Stepping forward against death


On Aug. 2, 2016, the Delaware Supreme Court ruled in Rauf v. Delaware that Benjamin Rauf—a former Temple University law student currently awaiting trial for the August 2015, murder of a fellow classmate—established that the state’s current death penalty scheme was unconstitutional in light of the early January U.S. Supreme Court (SCOTUS) decision in Hurst v. Florida.

The Hurst case involved Florida’s death penalty and provisions that ask jurors to weigh aggravating factors supporting a death sentence against mitigating circumstances that justify a life imprisonment sentence.

In other words, the jury could only recommend a death sentence if it found that the defendant was truly deserving of death. The problem was that Florida judges could ignore a jury’s recommendation when sentencing a defendant to death.

When the Delaware Supreme Court declared the state’s death penalty process unconstitutional, it reasoned that the Sixth Amendment to the United States Constitution requires not a judge but a jury to unanimously and beyond a reasonable doubt find that circumstances merit a death sentence. This is progress because America should never kill anyone where there is ambiguity.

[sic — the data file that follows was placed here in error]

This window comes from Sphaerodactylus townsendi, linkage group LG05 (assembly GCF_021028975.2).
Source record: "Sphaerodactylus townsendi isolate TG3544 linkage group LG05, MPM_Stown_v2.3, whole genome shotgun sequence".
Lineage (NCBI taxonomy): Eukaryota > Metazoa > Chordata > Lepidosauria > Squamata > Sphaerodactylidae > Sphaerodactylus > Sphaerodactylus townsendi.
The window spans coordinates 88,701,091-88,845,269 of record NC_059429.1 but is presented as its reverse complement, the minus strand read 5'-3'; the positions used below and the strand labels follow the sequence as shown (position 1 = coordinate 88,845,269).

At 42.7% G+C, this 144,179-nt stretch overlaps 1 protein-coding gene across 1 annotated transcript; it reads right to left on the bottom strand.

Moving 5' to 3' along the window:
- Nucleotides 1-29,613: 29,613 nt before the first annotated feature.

The death penalty should be abolished

As Justice Stephen Breyer stated in his dissent in Glossip v. Gross, it is long past time for our nation to rid itself of the archaic practice of the death penalty, as we risk executing innocent individuals. As of October 2015, America has executed over 1,414 individuals since 1976. In addition, 156 individuals have been exonerated from death row–that is, found to be innocent and released – since 1973.  In other words, for every 10 people who have been executed since the death penalty was reinstated in the U.S., one person has been set free.
Nobody is routing for the killers. Timothy McVeigh had his day in court, which is more than the children who perished in Oklahoma City got, but society really is no stronger for having killed  people. We should be celebrating this one step forward to inspire our labor against death.

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